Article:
FIG. 1 is a plan view schematically showing a construction of an active matrix substrate 1 in accordance with the present embodiment. The active-matrix substrate 1 is used for a liquid crystal panel of a liquid crystal display device 70. The liquid crystal panel has a construction in which the active-matrix substrate 1 and an opposing substrate 2 are bonded to each other with a sealing member 71, and liquid crystal (not shown) is sealed into a gap between the substrates 1 and 2.

On the active-matrix substrate 1, a plurality of scanning lines 3 and a plurality of signal lines 4 are disposed so as to intersect one another, and furthermore, the input side and the non-input side of the signal lines 4 are respectively provided with a plurality of spare wires 7. Each of the areas divided by the scanning lines 3 and the signal lines 4 is referred to as a pixel portion 5, and the pixel portions 5 are arranged in a matrix form so as to constitute an effective display area 6.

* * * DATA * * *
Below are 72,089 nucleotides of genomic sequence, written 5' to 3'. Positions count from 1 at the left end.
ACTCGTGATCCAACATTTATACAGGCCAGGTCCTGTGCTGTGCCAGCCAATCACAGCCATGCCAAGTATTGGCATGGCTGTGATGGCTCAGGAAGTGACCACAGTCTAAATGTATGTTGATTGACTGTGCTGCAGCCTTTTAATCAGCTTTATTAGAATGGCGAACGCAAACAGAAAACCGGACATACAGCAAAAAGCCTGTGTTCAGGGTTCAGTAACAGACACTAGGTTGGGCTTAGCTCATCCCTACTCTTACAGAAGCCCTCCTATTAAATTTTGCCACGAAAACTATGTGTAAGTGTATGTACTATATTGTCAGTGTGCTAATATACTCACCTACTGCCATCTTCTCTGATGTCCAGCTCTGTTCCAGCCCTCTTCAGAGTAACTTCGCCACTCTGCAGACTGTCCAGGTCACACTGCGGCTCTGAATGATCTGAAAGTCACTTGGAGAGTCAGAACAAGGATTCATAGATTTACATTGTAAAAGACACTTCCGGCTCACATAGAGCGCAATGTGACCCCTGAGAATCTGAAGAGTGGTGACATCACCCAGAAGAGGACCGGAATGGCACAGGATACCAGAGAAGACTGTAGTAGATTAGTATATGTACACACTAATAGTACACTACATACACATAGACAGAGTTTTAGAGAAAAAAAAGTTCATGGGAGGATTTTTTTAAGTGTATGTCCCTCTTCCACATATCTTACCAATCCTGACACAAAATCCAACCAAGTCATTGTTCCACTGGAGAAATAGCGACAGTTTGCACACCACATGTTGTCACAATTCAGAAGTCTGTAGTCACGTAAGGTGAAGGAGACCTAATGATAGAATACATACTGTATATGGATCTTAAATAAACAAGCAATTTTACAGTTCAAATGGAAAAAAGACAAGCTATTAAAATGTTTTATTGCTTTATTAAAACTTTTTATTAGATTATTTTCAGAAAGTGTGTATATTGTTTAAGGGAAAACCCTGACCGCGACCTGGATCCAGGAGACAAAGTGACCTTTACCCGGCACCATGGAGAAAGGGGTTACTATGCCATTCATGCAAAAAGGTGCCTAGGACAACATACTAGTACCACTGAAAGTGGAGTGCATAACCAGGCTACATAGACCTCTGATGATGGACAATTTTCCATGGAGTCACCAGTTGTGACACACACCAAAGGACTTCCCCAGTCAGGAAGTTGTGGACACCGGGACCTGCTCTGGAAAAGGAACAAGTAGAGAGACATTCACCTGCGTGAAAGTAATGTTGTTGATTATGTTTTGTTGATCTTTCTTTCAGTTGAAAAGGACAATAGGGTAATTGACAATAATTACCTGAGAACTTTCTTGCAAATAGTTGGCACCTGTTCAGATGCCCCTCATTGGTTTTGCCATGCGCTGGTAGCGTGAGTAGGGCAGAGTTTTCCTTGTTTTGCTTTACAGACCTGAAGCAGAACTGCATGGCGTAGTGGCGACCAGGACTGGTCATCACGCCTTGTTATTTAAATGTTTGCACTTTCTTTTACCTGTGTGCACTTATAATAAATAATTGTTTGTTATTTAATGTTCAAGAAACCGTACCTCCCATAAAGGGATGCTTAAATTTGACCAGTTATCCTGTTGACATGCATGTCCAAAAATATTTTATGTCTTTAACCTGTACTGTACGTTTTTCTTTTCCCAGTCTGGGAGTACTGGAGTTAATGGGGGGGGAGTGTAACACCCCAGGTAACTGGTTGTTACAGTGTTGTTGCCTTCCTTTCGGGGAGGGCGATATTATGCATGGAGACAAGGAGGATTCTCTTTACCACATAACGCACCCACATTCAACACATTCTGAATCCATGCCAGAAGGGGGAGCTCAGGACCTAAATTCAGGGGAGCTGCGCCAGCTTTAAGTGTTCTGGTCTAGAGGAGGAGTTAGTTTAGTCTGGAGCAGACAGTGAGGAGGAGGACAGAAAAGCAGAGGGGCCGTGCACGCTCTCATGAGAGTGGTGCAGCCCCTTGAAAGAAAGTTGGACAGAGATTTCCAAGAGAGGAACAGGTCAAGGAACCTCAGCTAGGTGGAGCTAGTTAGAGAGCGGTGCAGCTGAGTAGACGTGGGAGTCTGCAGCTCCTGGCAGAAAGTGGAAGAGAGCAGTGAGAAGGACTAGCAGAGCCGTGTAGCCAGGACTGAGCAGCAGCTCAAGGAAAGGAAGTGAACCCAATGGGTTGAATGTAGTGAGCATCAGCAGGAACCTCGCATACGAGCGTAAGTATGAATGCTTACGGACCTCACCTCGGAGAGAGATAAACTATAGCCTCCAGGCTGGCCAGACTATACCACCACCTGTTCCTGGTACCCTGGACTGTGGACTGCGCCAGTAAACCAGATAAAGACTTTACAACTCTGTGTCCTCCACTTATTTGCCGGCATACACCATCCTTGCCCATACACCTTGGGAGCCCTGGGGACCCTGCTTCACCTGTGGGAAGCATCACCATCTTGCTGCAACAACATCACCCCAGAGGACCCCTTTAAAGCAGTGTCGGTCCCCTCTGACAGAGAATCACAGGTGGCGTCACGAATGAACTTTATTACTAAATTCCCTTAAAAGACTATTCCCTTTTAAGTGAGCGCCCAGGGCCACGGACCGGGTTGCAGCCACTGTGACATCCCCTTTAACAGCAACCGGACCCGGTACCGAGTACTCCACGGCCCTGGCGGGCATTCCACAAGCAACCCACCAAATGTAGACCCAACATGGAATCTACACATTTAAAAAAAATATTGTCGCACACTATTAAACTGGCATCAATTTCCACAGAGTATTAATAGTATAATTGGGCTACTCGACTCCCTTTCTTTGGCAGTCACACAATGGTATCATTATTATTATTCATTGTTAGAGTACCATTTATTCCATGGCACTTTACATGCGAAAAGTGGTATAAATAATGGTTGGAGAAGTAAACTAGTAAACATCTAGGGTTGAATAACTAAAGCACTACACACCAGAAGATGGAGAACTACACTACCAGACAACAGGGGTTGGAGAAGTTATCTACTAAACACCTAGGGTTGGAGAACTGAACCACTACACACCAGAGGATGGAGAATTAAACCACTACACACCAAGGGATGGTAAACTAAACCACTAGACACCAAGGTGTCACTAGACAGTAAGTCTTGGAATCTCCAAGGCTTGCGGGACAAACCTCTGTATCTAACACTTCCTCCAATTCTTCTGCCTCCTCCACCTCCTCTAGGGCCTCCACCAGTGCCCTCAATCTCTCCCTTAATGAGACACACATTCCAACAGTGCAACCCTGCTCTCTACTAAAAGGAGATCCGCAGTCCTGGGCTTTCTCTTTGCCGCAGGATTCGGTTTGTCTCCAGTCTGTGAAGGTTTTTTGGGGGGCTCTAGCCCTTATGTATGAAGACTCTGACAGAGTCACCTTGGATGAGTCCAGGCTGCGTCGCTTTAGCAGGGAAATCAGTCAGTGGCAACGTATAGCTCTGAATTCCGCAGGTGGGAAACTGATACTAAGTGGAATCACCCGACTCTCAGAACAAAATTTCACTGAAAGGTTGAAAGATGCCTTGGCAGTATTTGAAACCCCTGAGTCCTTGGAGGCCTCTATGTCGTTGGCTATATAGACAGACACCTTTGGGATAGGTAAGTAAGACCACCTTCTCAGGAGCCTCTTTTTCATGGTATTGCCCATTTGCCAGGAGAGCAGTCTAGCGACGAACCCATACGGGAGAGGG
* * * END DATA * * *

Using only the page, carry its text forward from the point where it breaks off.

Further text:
On the active-matrix substrate 1, the ends of the scanning lines 3 and the signal lines 4 are respectively provided with scanning line input terminals 8 and signal line input terminals 9. Each end of the spare wires 7 is provided with a terminal 13. Further, between the adjacent scanning lines 3 and between the adjacent signal lines 4 on the active-matrix substrate 1, protecting circuits 10 are formed in a manner so as to connect the adjacent scanning lines 3 and to connect the adjacent signal lines 4.

The active-matrix substrate 1 of the present embodiment is further provided with protecting circuits 12 between a plurality of the spare wires 7, and protecting circuits 11 between the spare wire 7 and the scanning line 3 and between the spare line 7 and the signal line 4. This arrangement will be described later.

FIG. 2 is a plan view of the pixel portion 5 formed on the active-matrix substrate 1. As shown in FIG. 2, within the pixel portion 5 formed by a division by the scanning line 3 and the signal line 4, a TFT element 21, a pixel electrode 22, an auxiliary capacity wire 23, a contact hole 24, and a transparent conductive film 25 are formed.